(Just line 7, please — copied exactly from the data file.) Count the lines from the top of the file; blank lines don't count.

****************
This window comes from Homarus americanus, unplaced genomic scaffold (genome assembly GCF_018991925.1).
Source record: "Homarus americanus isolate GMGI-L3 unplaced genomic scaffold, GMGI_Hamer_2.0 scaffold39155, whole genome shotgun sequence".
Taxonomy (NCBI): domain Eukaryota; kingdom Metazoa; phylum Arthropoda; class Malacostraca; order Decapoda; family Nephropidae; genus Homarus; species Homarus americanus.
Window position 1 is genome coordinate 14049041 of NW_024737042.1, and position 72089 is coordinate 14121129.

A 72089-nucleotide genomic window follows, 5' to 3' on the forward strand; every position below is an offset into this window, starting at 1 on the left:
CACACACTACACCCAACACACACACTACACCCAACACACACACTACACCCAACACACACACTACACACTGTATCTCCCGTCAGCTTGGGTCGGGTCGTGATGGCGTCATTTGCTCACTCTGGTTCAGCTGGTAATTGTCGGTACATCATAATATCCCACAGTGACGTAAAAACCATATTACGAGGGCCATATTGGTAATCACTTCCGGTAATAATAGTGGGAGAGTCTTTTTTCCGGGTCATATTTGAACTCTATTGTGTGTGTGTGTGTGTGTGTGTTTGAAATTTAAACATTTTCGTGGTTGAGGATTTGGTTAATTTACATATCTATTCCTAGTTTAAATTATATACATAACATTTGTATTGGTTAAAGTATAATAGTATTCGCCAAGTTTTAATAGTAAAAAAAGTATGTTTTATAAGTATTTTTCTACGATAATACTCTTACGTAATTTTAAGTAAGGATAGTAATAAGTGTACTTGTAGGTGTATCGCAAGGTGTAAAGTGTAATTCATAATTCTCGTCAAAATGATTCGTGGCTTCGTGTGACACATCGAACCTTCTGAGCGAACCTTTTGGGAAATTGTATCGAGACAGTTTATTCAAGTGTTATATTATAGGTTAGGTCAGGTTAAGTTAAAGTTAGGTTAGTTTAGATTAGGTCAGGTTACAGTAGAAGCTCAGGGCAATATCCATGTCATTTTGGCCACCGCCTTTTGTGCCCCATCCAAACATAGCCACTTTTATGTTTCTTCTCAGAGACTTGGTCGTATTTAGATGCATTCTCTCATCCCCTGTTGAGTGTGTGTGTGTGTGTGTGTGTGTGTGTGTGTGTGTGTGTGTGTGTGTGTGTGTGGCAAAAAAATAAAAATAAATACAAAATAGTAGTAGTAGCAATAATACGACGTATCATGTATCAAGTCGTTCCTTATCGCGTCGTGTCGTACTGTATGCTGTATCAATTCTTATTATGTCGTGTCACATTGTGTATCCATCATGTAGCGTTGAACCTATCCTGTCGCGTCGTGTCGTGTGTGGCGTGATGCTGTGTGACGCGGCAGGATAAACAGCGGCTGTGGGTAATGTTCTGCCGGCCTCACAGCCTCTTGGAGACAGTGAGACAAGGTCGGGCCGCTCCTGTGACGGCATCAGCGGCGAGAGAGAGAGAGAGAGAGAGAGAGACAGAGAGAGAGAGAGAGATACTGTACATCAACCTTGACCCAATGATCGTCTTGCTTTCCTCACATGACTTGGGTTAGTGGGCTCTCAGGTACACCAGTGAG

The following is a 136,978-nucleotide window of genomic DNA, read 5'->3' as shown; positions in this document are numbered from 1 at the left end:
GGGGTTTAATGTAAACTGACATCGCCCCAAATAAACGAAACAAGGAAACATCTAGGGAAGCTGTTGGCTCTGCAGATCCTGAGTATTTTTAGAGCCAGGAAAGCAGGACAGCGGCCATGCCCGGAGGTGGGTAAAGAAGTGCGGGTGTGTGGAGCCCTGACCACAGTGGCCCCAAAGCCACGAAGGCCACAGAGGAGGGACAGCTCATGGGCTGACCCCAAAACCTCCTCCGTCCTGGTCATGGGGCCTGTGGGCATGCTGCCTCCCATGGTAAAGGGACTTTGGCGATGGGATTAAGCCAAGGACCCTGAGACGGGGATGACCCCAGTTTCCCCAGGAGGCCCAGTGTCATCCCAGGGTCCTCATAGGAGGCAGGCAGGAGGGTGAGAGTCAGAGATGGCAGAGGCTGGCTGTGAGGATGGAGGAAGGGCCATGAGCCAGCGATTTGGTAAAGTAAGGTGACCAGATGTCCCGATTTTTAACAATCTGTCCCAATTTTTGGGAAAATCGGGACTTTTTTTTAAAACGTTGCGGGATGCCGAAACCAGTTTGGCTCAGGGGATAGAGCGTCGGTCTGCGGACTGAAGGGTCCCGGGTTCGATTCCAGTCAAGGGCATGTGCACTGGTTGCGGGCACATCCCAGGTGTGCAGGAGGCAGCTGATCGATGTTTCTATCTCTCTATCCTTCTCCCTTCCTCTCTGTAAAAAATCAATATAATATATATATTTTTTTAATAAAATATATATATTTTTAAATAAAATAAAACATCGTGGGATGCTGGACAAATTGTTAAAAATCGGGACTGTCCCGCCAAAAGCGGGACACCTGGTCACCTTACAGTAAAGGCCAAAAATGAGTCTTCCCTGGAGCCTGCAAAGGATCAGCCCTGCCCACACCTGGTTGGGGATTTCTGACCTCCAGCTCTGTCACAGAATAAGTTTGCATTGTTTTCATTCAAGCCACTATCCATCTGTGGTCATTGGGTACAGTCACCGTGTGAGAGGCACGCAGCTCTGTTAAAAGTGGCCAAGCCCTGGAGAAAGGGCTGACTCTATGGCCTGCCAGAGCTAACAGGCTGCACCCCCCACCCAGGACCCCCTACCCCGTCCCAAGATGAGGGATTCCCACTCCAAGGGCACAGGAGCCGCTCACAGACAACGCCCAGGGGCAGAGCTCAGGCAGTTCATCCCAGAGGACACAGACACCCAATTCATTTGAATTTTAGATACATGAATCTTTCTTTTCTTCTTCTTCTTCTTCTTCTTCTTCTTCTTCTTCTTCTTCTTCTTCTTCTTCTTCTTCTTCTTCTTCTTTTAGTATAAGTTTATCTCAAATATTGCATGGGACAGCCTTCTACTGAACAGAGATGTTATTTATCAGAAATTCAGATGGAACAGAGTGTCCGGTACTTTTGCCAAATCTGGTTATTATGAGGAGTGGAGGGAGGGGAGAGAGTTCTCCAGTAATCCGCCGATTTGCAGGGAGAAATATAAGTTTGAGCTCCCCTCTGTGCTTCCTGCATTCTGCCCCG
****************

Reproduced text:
The following is a 136,978-nucleotide window of genomic DNA, read 5'->3' as shown; positions in this document are numbered from 1 at the left end: